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Drug eases recovery for those with severe alcohol withdrawal -- ScienceDaily

According to the researchers, subjects with more severe symptoms -- including shakes, heightened cravings and anxiety, and difficulty sleeping -- who received prazosin significantly reduced the number of heavy drinking episodes and days they drank compared to those who received a placebo. The drug had little effect on those with few or no withdrawal symptoms. "There has been no treatment readily available for people who experience severe withdrawal symptoms and these are the people at highest risk of relapse and are most likely to end up in hospital emergency rooms," said corresponding author Rajita Sinha, the Foundations Fund Professor of Psychiatry, a professor of neuroscience, and director of the Yale Stress Center.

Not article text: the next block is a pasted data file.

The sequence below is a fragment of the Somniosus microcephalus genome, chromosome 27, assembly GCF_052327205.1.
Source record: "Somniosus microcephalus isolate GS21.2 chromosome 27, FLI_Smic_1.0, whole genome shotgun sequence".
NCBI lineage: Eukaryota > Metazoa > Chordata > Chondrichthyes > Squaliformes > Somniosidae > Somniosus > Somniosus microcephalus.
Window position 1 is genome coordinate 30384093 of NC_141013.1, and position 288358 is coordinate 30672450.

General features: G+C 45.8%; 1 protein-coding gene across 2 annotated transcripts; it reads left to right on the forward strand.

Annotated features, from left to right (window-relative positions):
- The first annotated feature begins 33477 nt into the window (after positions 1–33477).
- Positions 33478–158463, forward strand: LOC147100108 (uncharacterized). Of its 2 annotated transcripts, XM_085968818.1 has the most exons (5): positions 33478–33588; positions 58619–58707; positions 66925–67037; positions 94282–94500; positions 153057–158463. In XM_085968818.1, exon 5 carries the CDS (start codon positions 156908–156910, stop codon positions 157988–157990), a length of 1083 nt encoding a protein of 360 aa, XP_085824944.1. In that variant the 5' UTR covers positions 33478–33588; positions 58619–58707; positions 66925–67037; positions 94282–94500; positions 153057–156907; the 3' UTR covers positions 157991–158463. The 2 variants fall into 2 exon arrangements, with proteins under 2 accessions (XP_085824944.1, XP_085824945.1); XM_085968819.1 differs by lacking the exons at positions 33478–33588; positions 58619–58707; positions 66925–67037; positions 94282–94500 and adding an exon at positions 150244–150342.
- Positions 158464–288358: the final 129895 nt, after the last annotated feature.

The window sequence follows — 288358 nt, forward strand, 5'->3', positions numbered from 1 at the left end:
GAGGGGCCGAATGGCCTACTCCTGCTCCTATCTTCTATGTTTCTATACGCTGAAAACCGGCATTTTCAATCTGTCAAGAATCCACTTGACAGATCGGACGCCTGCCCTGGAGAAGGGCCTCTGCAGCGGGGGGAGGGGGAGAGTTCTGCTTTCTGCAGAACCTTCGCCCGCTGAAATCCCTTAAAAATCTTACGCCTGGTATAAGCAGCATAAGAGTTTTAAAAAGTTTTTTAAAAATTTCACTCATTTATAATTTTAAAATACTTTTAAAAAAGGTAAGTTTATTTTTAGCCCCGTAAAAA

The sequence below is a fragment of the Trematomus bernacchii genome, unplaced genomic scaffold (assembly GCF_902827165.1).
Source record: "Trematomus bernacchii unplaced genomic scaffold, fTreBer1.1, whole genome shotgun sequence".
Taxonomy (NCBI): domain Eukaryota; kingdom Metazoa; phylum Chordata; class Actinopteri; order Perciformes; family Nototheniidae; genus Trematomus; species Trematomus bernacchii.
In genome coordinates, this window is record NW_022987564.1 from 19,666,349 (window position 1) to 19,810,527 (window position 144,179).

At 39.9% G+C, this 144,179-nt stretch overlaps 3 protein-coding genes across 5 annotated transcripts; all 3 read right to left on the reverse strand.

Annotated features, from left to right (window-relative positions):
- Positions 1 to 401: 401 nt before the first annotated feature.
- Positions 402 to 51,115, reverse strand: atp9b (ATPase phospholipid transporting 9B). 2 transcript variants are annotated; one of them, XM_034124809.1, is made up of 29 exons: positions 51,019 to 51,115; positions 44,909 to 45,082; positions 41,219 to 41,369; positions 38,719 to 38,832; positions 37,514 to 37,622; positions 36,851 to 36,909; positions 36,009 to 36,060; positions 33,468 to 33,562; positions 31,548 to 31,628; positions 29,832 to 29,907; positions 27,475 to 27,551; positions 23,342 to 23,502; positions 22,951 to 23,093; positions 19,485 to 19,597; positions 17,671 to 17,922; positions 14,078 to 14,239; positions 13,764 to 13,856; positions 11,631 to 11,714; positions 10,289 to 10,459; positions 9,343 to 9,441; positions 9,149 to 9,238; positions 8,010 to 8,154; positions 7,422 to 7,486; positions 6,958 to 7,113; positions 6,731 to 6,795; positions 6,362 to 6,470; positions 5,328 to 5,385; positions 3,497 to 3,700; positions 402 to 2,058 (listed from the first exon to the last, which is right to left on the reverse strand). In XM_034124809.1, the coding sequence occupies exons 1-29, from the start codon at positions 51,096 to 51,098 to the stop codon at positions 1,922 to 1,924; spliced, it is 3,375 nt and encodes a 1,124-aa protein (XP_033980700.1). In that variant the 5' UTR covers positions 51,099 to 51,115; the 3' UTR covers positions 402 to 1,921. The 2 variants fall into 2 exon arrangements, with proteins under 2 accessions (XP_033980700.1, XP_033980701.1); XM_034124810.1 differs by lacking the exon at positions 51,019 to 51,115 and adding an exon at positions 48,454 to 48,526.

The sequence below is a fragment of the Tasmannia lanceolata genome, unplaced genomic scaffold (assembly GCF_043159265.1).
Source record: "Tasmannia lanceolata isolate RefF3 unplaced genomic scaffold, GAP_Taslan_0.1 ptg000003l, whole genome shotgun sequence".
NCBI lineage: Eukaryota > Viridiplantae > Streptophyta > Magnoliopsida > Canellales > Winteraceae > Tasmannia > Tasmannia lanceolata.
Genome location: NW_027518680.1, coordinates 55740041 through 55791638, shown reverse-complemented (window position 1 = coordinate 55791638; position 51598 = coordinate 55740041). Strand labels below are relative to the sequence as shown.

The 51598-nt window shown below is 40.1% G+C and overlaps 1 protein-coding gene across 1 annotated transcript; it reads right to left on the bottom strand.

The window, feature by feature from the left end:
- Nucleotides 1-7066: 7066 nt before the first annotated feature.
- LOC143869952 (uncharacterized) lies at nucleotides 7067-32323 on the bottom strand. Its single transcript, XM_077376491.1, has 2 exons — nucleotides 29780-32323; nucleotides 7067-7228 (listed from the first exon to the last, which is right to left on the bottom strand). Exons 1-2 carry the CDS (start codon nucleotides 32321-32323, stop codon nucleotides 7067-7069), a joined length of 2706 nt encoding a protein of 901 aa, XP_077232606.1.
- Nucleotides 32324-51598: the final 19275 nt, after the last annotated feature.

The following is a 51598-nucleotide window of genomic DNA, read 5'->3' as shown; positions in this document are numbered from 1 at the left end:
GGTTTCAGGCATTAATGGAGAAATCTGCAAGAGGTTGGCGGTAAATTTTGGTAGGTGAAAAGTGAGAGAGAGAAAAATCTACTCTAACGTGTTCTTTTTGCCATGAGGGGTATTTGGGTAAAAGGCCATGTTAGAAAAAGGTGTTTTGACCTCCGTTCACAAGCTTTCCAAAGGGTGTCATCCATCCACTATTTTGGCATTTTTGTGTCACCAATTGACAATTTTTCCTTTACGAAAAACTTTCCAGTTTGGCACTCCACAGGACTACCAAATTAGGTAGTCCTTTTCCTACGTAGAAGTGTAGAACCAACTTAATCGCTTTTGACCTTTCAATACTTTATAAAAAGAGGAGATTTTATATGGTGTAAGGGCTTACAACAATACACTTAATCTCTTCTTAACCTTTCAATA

Chronic alcohol use reshapes the brain's immune landscape, driving anxiety and addiction -- ScienceDaily

In mice with chronic alcohol use, IL-10 was significantly reduced in the amygdala and didn't signal properly to neurons, contributing to increased alcohol intake. By boosting IL-10 signaling in the brain, however, the scientists could reverse the aberrant effects. Notably, they observed a stark reduction in anxiety-like behaviors and motivation to drink alcohol. "We've shown that inflammatory immune responses in the brain are very much at play in the development and maintenance of alcohol use disorder," Roberto says. "But perhaps more importantly, we provided a new framework for therapeutic intervention, pointing to anti-inflammatory mechanisms."

Smartphones can tell when you're drunk by analyzing your walk -- ScienceDaily